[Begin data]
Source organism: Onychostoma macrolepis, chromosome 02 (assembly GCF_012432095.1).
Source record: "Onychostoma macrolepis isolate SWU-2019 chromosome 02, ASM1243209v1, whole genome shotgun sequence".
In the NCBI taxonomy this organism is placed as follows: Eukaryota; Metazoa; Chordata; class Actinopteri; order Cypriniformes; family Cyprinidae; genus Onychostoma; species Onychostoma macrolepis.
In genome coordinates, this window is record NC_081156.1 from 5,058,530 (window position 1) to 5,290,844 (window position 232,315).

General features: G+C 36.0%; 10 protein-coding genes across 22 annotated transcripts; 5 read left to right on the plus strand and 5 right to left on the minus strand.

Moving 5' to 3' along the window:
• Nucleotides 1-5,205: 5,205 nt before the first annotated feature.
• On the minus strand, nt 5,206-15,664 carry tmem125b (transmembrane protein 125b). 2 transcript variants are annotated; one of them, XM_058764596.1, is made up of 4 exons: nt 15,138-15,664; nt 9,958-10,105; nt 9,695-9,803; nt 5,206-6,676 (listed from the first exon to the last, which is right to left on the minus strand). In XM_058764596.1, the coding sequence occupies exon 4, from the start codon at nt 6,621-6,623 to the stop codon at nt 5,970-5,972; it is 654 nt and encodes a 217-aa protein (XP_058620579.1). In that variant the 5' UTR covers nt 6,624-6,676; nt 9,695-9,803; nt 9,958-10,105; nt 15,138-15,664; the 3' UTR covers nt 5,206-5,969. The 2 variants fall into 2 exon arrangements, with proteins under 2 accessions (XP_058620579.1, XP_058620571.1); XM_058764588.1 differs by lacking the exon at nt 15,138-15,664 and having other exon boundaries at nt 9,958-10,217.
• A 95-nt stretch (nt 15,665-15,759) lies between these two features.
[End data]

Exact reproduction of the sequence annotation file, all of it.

Source organism: Onychostoma macrolepis, chromosome 02 (assembly GCF_012432095.1).
Source record: "Onychostoma macrolepis isolate SWU-2019 chromosome 02, ASM1243209v1, whole genome shotgun sequence".
In the NCBI taxonomy this organism is placed as follows: Eukaryota; Metazoa; Chordata; class Actinopteri; order Cypriniformes; family Cyprinidae; genus Onychostoma; species Onychostoma macrolepis.
In genome coordinates, this window is record NC_081156.1 from 5,058,530 (window position 1) to 5,290,844 (window position 232,315).

General features: G+C 36.0%; 10 protein-coding genes across 22 annotated transcripts; 5 read left to right on the plus strand and 5 right to left on the minus strand.

Moving 5' to 3' along the window:
• Nucleotides 1-5,205: 5,205 nt before the first annotated feature.
• On the minus strand, nt 5,206-15,664 carry tmem125b (transmembrane protein 125b). 2 transcript variants are annotated; one of them, XM_058764596.1, is made up of 4 exons: nt 15,138-15,664; nt 9,958-10,105; nt 9,695-9,803; nt 5,206-6,676 (listed from the first exon to the last, which is right to left on the minus strand). In XM_058764596.1, the coding sequence occupies exon 4, from the start codon at nt 6,621-6,623 to the stop codon at nt 5,970-5,972; it is 654 nt and encodes a 217-aa protein (XP_058620579.1). In that variant the 5' UTR covers nt 6,624-6,676; nt 9,695-9,803; nt 9,958-10,105; nt 15,138-15,664; the 3' UTR covers nt 5,206-5,969. The 2 variants fall into 2 exon arrangements, with proteins under 2 accessions (XP_058620579.1, XP_058620571.1); XM_058764588.1 differs by lacking the exon at nt 15,138-15,664 and having other exon boundaries at nt 9,958-10,217.
• A 95-nt stretch (nt 15,665-15,759) lies between these two features.